By Jessica Taft

Fifteen kids from a dozen countries, including Swedish activist Greta Thunberg, recently brought a formal complaint to the United Nations. They're arguing that climate change violates children's rights as guaranteed by the Convention on the Rights of the Child, a global agreement.

Read More Show Less
Sponsored
Cleanup costs for abandoned oil and gas wells once the producers have moved on could fall heavily on the public.
Susan Vineyard / iStock / Getty Images Plus

By Justin Mikulka

Increasingly, U.S. shale firms appear unable to pay back investors for the money borrowed to fuel the last decade of the fracking boom. In a similar vein, those companies also seem poised to stiff the public on cleanup costs for abandoned oil and gas wells once the producers have moved on.

Read More Show Less
Blue tarps given out by FEMA cover several roofs two years after Hurricane Maria affected the island in San Juan, Puerto Rico, Sept. 18. RICARDO ARDUENGO / AFP / Getty Images

Top officials at the Department of Housing and Urban Development confirmed to lawmakers last week that they knowingly — and illegally — stalled hurricane aid to Puerto Rico.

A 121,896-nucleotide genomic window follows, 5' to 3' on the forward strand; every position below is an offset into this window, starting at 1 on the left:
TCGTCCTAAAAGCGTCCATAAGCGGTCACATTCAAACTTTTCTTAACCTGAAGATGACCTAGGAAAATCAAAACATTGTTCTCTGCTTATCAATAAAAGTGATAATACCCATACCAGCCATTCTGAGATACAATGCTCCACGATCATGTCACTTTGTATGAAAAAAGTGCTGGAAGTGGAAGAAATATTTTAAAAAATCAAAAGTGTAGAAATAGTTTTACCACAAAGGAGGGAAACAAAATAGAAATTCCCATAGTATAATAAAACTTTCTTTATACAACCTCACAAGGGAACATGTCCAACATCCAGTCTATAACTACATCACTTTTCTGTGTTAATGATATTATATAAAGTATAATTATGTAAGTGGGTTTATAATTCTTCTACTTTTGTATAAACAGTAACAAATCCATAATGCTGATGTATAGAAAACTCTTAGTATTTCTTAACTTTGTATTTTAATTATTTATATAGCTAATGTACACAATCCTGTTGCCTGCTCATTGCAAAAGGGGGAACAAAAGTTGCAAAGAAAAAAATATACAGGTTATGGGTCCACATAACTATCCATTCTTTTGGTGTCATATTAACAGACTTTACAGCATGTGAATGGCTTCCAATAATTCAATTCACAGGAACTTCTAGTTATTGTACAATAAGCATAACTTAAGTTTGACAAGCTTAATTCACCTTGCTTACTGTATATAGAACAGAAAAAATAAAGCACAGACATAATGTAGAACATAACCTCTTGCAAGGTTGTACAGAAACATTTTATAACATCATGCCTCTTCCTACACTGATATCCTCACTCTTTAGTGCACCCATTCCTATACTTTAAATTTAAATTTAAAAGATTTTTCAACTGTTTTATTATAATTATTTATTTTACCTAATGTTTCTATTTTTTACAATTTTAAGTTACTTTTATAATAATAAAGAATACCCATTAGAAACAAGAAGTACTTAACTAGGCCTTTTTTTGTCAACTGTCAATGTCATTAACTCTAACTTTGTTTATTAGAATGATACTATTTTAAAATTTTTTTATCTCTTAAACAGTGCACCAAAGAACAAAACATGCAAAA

Read More Show Less
Actress Jane Fonda (C) and actor Sam Waterston (L) participate in a protest in front of the U.S. Capitol during a "Fire Drill Fridays" climate change protest and rally on Capitol Hill, Oct. 18. Mark Wilson / Getty Images News

It appears Jane Fonda is good for her word. The actress and political activist said she would hold demonstrations on Capitol Hill every Friday through January to demand action on the climate crisis. Sure enough, Fonda was arrested for demonstrating a second Friday in a row Oct. 18, according to The Hollywood Reporter. Only this time, her Grace and Frankie co-star Sam Waterston joined her.

Read More Show Less
Sponsored
Visitors look at the Aletsch glacier above Bettmeralp, in the Swiss Alps, on Oct. 1. The mighty Aletsch — the largest glacier in the Alps — could completely disappear by the end of this century if nothing is done to rein in climate change, a study showed on Sept. 12. FABRICE COFFRINI / AFP via Getty Images

Switzerland's two Green parties made historic gains in the country's parliamentary elections Sunday, according to projections based on preliminary results reported by The New York Times.

Read More Show Less
A mural in Richwood, West Virginia, a once booming Appalachia coal town, honors the community's history. Jeff Greenberg / Universal Images Group / Getty Images

By Jeff Turrentine

The coal industry is dying. But we can't allow the communities that have been dependent on coal to die along with it.

Read More Show Less
ThitareeSarmkasat / iStock / Getty Images

by Jillian Kubala, MS, RD

Every fruit lover has their go-to favorites. Bananas, apples, and melons are popular choices worldwide and can be purchased almost anywhere.

Read More Show Less